The NGC 6334 Star Forming region
Most stars tend to form within embedded clusters containing high-mass stars. Therefore, the embedded clusters (i.e., protoclusters) with masses larger than 100 M☉ are the primary laboratories to constrain the physical process by which high-mass stars form.
To study (high-) mass star formation in cluster environment, we firstly need to characterise the physical properties of the young massive protoclusters such as core mass function and the spatial distribution of the cluster members which can be highly affected by the interaction between the members as well as the mechanical feedback and turbulence.
Furthermore, it is necessary to study how material is transported from the large-scale filament to the protoclusters and their members. In this science project, we have used ALMA as the largest ground-based facility for observations at mm/submm wavelengths to image the massive protoclustets in NGC 6334 filamentary cloud as well as the gas connects them to the large scale filament. NGC 6334 is a nearby high-mass star forming complex (1.3 kpc) which contains five star-forming regions at various stages of evolution which are named as sources NGC6334-I to V. ALMA observations toward the three massive protoclusters in NGC 6334 (I, I(N) and V) reveals:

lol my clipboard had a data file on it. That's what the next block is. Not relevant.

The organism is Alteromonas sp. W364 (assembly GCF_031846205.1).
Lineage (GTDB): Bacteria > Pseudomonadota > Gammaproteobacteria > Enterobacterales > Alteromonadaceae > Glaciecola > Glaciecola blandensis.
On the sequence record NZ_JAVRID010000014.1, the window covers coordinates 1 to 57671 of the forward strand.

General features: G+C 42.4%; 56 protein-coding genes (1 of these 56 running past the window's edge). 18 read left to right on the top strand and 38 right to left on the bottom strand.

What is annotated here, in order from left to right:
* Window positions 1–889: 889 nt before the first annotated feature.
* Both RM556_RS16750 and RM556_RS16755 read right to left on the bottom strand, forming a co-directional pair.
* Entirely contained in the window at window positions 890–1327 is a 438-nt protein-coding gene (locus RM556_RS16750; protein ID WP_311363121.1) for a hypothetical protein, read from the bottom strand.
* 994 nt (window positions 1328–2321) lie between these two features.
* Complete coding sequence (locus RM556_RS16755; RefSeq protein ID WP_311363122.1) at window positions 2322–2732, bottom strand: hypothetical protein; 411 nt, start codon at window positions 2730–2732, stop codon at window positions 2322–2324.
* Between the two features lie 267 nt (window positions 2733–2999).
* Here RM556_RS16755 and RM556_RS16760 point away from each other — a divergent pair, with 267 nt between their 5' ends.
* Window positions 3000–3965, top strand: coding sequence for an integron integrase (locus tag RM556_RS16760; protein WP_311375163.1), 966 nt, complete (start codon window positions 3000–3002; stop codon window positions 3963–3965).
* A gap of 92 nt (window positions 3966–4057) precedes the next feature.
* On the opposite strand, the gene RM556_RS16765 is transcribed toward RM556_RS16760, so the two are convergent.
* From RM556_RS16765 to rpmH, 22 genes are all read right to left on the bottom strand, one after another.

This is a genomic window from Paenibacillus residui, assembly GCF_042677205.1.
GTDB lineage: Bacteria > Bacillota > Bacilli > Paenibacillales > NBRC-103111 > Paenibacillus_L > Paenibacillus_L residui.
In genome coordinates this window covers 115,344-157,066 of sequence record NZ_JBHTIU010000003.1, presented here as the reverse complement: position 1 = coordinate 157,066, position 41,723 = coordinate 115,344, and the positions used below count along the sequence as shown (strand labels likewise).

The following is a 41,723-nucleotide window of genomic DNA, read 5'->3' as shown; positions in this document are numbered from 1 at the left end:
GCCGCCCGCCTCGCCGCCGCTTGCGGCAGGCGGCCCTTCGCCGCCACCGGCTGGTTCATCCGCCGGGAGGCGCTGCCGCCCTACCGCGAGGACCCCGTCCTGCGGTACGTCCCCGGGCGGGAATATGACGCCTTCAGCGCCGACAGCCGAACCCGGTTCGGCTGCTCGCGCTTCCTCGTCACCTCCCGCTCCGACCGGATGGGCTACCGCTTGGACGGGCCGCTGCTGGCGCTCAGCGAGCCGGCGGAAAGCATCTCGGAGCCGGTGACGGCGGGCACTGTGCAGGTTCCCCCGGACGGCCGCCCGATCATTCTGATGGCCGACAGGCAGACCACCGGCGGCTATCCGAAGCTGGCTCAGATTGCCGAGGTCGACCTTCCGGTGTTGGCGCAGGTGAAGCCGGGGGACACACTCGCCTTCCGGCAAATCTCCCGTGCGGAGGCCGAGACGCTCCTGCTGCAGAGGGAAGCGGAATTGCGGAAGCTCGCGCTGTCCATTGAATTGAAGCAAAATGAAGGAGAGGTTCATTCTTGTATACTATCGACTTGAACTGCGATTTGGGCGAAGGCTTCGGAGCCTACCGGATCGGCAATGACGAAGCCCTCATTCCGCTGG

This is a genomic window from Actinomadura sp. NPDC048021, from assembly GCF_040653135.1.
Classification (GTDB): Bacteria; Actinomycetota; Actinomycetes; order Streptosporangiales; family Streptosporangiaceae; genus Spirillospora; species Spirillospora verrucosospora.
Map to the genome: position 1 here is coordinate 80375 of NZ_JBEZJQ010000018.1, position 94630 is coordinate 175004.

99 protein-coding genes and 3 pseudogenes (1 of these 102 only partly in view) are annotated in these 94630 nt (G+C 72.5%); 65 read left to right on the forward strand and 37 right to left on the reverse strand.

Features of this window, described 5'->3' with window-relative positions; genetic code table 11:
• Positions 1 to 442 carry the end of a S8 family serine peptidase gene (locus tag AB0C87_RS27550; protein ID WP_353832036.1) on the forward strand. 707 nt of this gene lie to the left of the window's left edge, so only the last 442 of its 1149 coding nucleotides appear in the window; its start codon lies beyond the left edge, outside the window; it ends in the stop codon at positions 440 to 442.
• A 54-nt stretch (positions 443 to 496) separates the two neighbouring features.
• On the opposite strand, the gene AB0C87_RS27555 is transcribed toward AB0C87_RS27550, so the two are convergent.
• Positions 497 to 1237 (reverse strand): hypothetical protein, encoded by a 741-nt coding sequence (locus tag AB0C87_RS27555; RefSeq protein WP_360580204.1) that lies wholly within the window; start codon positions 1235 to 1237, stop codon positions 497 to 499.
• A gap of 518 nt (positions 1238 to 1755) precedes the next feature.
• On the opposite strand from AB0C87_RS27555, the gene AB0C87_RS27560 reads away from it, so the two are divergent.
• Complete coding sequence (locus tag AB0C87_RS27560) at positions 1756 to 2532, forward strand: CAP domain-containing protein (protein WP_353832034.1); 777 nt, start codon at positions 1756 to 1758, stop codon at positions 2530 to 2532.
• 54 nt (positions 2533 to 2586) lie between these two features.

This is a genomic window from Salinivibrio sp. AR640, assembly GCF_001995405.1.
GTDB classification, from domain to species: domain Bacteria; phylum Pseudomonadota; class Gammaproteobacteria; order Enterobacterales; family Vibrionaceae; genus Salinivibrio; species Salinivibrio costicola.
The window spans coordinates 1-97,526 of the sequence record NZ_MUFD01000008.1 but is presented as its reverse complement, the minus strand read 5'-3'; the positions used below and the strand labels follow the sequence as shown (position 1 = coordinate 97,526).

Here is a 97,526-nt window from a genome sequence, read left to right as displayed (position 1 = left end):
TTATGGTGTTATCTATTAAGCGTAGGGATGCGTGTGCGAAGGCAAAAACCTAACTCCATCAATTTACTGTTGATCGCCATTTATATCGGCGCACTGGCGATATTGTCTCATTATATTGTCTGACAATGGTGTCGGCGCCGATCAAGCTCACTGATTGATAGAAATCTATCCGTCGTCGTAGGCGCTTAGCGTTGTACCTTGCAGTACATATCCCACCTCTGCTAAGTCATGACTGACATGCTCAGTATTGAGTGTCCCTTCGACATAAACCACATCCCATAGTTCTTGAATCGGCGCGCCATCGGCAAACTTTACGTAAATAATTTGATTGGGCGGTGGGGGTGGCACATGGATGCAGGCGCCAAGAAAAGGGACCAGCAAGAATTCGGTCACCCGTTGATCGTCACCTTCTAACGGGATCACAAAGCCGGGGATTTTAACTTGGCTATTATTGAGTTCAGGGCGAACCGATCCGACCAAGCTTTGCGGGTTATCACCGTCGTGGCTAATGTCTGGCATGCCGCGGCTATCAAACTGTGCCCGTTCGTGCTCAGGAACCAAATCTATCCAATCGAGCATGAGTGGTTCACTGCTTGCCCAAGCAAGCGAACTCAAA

(i) more than 100 new compact millimetre sources distributed over an area of 0.3 pc around clusters.
(ii) extended and elongated structures in the morphology of the dense gas tracers with longitudinal velocity gradient likely tracing accretion channels that connect the large-scale cloud to the clusters.
(iii) Widespread SiO shocked gas emission tracing outflow/jets as well as reminiscent slow shocks
produced during the accretion process.
Analysis of the kinematics of the dense gas tracers will lead us to investigate the accretion process. Furthermore, by investigating high-velocity components of SiO molecular emission and its spatial association with mm sources we will be able to characterize jets and bipolar outflows on the one hand, and other shock structures (e.g. accretion/collision) in the other hand.
This work is part of the PhD thesis of Mahya Sadaghiani and Atefeh Aghababaei
Outflows in the high-mass star-forming region G327
This research work (master thesis of Niraj Kandpal) involves the study of molecular outflows in the star forming region G327.3-0.6.
Molecular outflows are an energetic mass-ejection phenomenon associated with very early stage of stellar evolution. Depending on whether flow is moving towards or away from us they can be assigned as blue and red shifted. Molecular outflows can be useful tool for understanding the underlying formation process of stars of all masses, as they provide a record of mass-loss history of the system .
Using various astronomical software we try to visualize and identify blue and red shifted outflows. We are also interested in studying and modelling outflow in 3 dimensions . One of the significant aspect of this study is quantifying these outflows for which work on determining the outflow parameters( mass, momentum, energy) is in progress.
This work is part of the Master Thesis of Niraj Kandpal,